Cree kept the price pressure on the residential incandescent-replacement market, introducing a 100W-equivalent bulb under $20 and dropping prices across the line.
Allow me to quote myself from three weeks back, on the occasion of Philips's announcement that its 75W and 100W-equivalent bulbs had qualified for Energy Star status: "I fearlessly predict that rather soon we will see an announcement out of Cree trumpeting that its 75W bulb has been ES qualified, and announcing a 100W bulb."
While we don't have the Energy Star announcement yet, it's being reported that the company has submitted both its 75W and 100W for that certification.
Cree's 100W is now the cheapest 1600-lumen bulb on the market. Price cuts in the rest of the line average around 20% (see table). This brings Cree's 60W bulb under $10, before rebates, for the first time. (The price cuts were announced on the 1-year anniversary of the introduciton of its first consumer bulb, the 40W. Cree's 60W offering is now at par with the Philips SlimStyle, which has rather been stealing Cree's thunder since its announcement last December.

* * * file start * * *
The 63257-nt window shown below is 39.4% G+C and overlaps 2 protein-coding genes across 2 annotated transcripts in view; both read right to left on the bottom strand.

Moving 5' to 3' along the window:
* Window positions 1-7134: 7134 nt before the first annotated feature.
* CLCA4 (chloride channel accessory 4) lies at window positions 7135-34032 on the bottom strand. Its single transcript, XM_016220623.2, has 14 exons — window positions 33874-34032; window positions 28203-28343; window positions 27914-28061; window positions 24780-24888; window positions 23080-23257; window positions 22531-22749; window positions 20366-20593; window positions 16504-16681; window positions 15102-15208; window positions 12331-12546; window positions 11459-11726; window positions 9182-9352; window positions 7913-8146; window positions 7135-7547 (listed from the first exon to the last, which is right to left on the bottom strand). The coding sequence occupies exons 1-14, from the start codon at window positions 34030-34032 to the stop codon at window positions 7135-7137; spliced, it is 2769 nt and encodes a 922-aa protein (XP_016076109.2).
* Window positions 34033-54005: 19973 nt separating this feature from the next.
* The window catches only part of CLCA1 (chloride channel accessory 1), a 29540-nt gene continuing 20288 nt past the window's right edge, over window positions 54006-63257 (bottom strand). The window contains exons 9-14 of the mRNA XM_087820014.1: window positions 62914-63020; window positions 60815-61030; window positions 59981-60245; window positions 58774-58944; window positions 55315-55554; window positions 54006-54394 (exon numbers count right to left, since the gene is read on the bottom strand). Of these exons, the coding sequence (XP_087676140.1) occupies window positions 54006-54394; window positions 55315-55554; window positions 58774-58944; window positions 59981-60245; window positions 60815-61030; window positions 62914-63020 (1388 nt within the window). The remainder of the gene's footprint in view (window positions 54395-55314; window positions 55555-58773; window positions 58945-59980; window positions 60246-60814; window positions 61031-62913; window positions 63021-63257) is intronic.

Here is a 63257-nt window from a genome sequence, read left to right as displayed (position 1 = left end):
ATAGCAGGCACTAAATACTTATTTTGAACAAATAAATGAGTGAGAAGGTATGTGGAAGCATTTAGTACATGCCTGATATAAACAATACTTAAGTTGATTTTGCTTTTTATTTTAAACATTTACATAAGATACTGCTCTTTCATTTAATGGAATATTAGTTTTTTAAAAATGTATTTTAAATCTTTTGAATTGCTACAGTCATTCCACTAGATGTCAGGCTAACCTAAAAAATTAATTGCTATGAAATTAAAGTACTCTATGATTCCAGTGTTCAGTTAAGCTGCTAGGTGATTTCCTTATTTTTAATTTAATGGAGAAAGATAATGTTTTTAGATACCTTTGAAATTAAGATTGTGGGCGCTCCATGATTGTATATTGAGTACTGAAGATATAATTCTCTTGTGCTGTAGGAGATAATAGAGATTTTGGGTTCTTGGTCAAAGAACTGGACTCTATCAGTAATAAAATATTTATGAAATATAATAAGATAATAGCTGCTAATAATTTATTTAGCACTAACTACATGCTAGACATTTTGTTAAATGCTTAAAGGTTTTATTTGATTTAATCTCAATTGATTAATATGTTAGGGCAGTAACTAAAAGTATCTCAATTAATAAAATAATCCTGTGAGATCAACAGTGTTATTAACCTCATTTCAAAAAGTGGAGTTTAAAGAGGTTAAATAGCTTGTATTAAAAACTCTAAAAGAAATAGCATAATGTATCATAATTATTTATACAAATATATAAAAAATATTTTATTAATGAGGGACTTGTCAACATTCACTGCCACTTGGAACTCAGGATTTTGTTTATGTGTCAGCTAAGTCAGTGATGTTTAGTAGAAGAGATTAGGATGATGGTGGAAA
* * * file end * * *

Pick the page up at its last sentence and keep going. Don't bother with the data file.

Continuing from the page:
Cree Replacement Bulb Pricing
|40W bulbs||no change|
|65W BR, 2700K||no change|
|65W BR, 5000K||21.97||20.97||-5%|
Cree's bulb is A21 size, as is the one from Philips, due to the larger heat sink required. Perhaps if Philips goes to 1600 lumens in its SlimStyle form factor, it could hold the size down to A19. If anyone would like to rough out the heat-flow calculation in the comments below, that would be welcome.
Like the rest of Cree's residential line, the 100W bulb is dimmable, rated for a 25,000-hour lifetime, and warrented for 10 years. It comes initially in Soft White (2700K); a Daylight (5000K) version is promised. The CRI is 80 and efficacy 89 lm/W. From the photos, the bulb evidently uses the same "filament tower" design as the rest of Cree's line, which is to be expected: holding to a common design is a big part of Cree's ability to keep prices low, and now to cut them.
For what it's worth, I now see the Energy Star qualified, Philips 100W-equivalent priced at $14.97 on the Home Depot site. Your mileage may vary, as Home Depot tries to determine your geographic location and drops the displayed price if it thinks you live in an area covered by energy-company rebates. If you thought the price competition in the incandescent-replacement segment was fierce before, just wait. This pricing environment does not bode well for smaller players such as Switch.
— Keith Dawson , Editor-in-Chief, All LED Lighting